Fire Service Appreciation Day 2015: According to The Communique, Annual Fire Service Appreciation Day is held in late January every year. This year, it is being held on Tuesday, January 27th.
In keeping with passage of HJR 25, events are held across the state to recognize and honor the fire service. HJR 25 'encourages all citizens of Oregon to recognize and honor our fire service members for their efforts to keep our citizens safe from the ravages of fire.' Communities across the state have "an opportunity to host a variety of events recognizing members of their local fire departments and districts for their dedication, commitment and sacrifice."
This year, according to the Oregon State Fire Marshal's office, "State Fire Marshal Jim Walker is encouraging communities across the state to show appreciation to everyone involved in the fire service for their dedication and commitment to helping others. Oregon follows the national trend with approximately 70% of firefighters in the state performing their duties as volunteers. Fire Service Appreciation Day is an opportunity for everyone to say thanks to volunteer and full-time firefighters alike for their time, talent, and sacrifice."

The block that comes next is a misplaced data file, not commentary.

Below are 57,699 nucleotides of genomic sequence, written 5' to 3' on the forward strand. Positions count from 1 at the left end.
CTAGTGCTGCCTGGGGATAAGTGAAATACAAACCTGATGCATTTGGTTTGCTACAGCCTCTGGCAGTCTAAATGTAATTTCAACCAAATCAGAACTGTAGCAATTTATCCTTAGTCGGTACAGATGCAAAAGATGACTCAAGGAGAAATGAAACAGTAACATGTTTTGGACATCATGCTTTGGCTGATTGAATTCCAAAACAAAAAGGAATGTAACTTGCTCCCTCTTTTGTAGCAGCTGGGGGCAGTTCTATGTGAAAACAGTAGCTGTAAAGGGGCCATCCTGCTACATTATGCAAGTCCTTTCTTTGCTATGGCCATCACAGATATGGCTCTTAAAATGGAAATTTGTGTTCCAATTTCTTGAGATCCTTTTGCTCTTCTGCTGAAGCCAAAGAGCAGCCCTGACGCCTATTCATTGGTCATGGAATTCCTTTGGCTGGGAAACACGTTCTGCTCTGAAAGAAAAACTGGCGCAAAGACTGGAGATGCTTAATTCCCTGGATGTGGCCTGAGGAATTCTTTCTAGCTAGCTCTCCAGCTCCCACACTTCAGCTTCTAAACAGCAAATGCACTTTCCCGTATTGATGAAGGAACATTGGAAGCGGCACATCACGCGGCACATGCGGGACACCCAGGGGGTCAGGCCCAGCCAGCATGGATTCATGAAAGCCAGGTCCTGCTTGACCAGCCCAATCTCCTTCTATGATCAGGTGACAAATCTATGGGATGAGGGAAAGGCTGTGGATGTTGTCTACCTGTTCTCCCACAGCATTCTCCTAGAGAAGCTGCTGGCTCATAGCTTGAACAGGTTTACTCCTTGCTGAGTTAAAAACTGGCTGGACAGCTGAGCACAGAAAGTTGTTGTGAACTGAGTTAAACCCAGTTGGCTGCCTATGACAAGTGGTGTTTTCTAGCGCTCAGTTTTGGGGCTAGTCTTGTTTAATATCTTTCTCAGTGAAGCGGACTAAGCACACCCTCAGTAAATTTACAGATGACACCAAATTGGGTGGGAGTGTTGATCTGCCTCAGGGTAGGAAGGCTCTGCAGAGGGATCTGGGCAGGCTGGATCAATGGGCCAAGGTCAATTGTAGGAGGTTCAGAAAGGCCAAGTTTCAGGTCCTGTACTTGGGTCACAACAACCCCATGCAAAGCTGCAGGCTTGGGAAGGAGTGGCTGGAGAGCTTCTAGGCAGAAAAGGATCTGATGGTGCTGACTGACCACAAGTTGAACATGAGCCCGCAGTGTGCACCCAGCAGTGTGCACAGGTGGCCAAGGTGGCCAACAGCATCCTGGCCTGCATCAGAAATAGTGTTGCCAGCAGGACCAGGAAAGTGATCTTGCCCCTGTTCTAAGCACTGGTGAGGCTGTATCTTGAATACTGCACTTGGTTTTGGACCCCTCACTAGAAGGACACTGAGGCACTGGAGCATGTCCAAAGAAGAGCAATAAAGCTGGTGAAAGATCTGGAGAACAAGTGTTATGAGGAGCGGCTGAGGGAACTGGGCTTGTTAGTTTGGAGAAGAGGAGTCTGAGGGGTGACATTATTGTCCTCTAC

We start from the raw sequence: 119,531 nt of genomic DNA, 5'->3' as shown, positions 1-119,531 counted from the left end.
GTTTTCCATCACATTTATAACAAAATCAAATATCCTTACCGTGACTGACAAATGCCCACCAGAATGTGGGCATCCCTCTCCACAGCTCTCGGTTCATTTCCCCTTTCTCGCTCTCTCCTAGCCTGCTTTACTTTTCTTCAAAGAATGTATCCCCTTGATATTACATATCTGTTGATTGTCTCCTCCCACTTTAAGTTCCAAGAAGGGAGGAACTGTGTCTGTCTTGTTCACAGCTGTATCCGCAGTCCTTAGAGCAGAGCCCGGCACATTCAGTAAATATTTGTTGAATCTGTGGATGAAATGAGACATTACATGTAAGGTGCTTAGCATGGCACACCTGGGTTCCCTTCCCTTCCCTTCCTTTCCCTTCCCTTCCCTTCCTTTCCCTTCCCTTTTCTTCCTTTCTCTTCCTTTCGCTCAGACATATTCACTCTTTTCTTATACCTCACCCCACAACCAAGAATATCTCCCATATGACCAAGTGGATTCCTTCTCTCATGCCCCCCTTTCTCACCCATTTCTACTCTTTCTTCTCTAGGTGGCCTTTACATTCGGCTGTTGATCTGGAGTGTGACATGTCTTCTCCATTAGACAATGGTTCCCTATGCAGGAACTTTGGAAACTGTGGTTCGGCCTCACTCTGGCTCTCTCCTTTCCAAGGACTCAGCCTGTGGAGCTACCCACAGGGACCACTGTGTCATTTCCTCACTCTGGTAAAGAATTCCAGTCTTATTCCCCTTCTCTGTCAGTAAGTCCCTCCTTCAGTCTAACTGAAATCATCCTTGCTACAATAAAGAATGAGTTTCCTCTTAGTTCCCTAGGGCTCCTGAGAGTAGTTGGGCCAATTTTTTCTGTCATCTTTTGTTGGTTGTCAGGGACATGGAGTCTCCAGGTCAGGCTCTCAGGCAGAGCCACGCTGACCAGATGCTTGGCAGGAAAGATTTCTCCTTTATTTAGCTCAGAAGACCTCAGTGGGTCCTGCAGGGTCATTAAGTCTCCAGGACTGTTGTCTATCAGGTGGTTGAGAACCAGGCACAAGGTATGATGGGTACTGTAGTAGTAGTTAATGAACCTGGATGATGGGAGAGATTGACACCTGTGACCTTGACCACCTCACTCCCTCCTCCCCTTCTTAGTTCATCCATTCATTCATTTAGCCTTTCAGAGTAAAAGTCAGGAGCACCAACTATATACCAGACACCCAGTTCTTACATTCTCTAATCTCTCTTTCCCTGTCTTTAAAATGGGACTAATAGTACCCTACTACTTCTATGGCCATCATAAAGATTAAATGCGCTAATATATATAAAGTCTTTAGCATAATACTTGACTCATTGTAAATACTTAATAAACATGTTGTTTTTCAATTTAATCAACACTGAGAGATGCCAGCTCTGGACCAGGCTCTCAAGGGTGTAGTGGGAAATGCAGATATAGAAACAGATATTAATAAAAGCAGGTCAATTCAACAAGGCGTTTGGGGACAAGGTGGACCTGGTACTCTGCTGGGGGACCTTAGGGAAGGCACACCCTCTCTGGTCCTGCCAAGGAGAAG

ODF FREE/NO OBLIGATION PROPERTY ASSESSMENT FOR WILDLAND FIRE SAFETY & Fire Hazard Fuel Reduction Grants:
The Oregon Dept. of Forestry announced on Jan. 7th, 2015, that it is offering fire hazard fuel reduction grants to eligible residents in Southwest Jackson County. While the focus for these grants is on properties in the Applegate and Bear Creek areas in the Rogue Valley, the ODF also states that:
" If landowners outside of the grant areas are interested in having a free/no obligation property assessment with regard to wildland fire safety, they are also encouraged to call (541) 664-3328." [. . .]